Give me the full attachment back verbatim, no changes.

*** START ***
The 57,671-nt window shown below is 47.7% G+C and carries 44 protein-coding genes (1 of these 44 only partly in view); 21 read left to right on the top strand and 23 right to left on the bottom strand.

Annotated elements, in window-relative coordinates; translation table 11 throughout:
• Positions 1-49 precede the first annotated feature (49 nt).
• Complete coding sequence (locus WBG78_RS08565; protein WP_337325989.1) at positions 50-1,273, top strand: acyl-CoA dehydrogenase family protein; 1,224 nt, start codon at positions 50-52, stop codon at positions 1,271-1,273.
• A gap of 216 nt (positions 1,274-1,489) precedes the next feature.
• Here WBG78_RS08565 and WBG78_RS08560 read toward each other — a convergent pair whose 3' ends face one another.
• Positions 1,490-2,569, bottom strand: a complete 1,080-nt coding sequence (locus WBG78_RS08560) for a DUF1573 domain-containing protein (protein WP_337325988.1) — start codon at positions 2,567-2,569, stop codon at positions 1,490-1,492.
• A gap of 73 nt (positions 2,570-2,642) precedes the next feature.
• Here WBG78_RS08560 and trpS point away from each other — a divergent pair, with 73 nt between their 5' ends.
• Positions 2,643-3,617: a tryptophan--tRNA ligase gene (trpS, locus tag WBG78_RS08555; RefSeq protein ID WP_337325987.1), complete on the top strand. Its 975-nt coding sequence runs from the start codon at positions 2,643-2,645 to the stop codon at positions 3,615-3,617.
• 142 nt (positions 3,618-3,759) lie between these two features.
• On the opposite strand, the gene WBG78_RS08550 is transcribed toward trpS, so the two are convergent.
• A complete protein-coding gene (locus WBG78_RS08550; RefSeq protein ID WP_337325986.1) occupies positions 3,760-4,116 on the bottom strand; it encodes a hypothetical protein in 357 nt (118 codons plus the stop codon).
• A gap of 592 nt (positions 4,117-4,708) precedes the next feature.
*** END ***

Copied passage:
The 57,671-nt window shown below is 47.7% G+C and carries 44 protein-coding genes (1 of these 44 only partly in view); 21 read left to right on the top strand and 23 right to left on the bottom strand.

Annotated elements, in window-relative coordinates; translation table 11 throughout:
• Positions 1-49 precede the first annotated feature (49 nt).
• Complete coding sequence (locus WBG78_RS08565; protein WP_337325989.1) at positions 50-1,273, top strand: acyl-CoA dehydrogenase family protein; 1,224 nt, start codon at positions 50-52, stop codon at positions 1,271-1,273.
• A gap of 216 nt (positions 1,274-1,489) precedes the next feature.
• Here WBG78_RS08565 and WBG78_RS08560 read toward each other — a convergent pair whose 3' ends face one another.
• Positions 1,490-2,569, bottom strand: a complete 1,080-nt coding sequence (locus WBG78_RS08560) for a DUF1573 domain-containing protein (protein WP_337325988.1) — start codon at positions 2,567-2,569, stop codon at positions 1,490-1,492.
• A gap of 73 nt (positions 2,570-2,642) precedes the next feature.
• Here WBG78_RS08560 and trpS point away from each other — a divergent pair, with 73 nt between their 5' ends.
• Positions 2,643-3,617: a tryptophan--tRNA ligase gene (trpS, locus tag WBG78_RS08555; RefSeq protein ID WP_337325987.1), complete on the top strand. Its 975-nt coding sequence runs from the start codon at positions 2,643-2,645 to the stop codon at positions 3,615-3,617.
• 142 nt (positions 3,618-3,759) lie between these two features.
• On the opposite strand, the gene WBG78_RS08550 is transcribed toward trpS, so the two are convergent.
• A complete protein-coding gene (locus WBG78_RS08550; RefSeq protein ID WP_337325986.1) occupies positions 3,760-4,116 on the bottom strand; it encodes a hypothetical protein in 357 nt (118 codons plus the stop codon).
• A gap of 592 nt (positions 4,117-4,708) precedes the next feature.